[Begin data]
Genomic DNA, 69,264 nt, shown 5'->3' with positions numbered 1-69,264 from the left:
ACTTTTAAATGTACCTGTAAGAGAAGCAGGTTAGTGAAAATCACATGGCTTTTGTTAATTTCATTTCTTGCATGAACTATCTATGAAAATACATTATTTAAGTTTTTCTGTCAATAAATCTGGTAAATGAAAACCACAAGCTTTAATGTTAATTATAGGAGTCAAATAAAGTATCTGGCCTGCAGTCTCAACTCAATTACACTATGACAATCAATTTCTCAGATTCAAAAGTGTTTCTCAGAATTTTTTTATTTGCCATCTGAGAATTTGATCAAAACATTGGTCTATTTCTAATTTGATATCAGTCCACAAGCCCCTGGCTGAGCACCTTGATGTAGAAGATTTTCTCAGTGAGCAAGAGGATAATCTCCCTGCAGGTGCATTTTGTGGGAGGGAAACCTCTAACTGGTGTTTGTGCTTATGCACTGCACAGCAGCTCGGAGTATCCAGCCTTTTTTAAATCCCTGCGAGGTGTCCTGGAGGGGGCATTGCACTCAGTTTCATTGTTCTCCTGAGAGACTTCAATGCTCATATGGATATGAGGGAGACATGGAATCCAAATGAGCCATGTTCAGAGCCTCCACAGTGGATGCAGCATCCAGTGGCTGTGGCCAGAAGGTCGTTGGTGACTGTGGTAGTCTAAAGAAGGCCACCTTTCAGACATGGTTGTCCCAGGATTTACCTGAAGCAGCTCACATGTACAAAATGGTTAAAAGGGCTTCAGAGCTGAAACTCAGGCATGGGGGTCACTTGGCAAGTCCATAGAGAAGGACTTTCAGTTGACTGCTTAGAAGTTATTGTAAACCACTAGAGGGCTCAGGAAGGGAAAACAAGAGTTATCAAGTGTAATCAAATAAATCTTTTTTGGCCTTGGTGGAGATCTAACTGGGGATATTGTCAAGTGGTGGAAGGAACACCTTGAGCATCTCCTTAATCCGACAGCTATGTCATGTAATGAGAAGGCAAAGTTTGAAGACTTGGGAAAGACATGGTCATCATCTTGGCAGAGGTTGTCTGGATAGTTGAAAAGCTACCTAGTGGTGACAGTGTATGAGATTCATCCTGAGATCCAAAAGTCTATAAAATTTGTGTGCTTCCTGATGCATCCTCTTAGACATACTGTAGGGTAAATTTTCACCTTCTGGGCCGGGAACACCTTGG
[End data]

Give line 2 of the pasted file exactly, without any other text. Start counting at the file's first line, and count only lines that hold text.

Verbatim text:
ACTTTTAAATGTACCTGTAAGAGAAGCAGGTTAGTGAAAATCACATGGCTTTTGTTAATTTCATTTCTTGCATGAACTATCTATGAAAATACATTATTTAAGTTTTTCTGTCAATAAATCTGGTAAATGAAAACCACAAGCTTTAATGTTAATTATAGGAGTCAAATAAAGTATCTGGCCTGCAGTCTCAACTCAATTACACTATGACAATCAATTTCTCAGATTCAAAAGTGTTTCTCAGAATTTTTTTATTTGCCATCTGAGAATTTGATCAAAACATTGGTCTATTTCTAATTTGATATCAGTCCACAAGCCCCTGGCTGAGCACCTTGATGTAGAAGATTTTCTCAGTGAGCAAGAGGATAATCTCCCTGCAGGTGCATTTTGTGGGAGGGAAACCTCTAACTGGTGTTTGTGCTTATGCACTGCACAGCAGCTCGGAGTATCCAGCCTTTTTTAAATCCCTGCGAGGTGTCCTGGAGGGGGCATTGCACTCAGTTTCATTGTTCTCCTGAGAGACTTCAATGCTCATATGGATATGAGGGAGACATGGAATCCAAATGAGCCATGTTCAGAGCCTCCACAGTGGATGCAGCATCCAGTGGCTGTGGCCAGAAGGTCGTTGGTGACTGTGGTAGTCTAAAGAAGGCCACCTTTCAGACATGGTTGTCCCAGGATTTACCTGAAGCAGCTCACATGTACAAAATGGTTAAAAGGGCTTCAGAGCTGAAACTCAGGCATGGGGGTCACTTGGCAAGTCCATAGAGAAGGACTTTCAGTTGACTGCTTAGAAGTTATTGTAAACCACTAGAGGGCTCAGGAAGGGAAAACAAGAGTTATCAAGTGTAATCAAATAAATCTTTTTTGGCCTTGGTGGAGATCTAACTGGGGATATTGTCAAGTGGTGGAAGGAACACCTTGAGCATCTCCTTAATCCGACAGCTATGTCATGTAATGAGAAGGCAAAGTTTGAAGACTTGGGAAAGACATGGTCATCATCTTGGCAGAGGTTGTCTGGATAGTTGAAAAGCTACCTAGTGGTGACAGTGTATGAGATTCATCCTGAGATCCAAAAGTCTATAAAATTTGTGTGCTTCCTGATGCATCCTCTTAGACATACTGTAGGGTAAATTTTCACCTTCTGGGCCGGGAACACCTTGG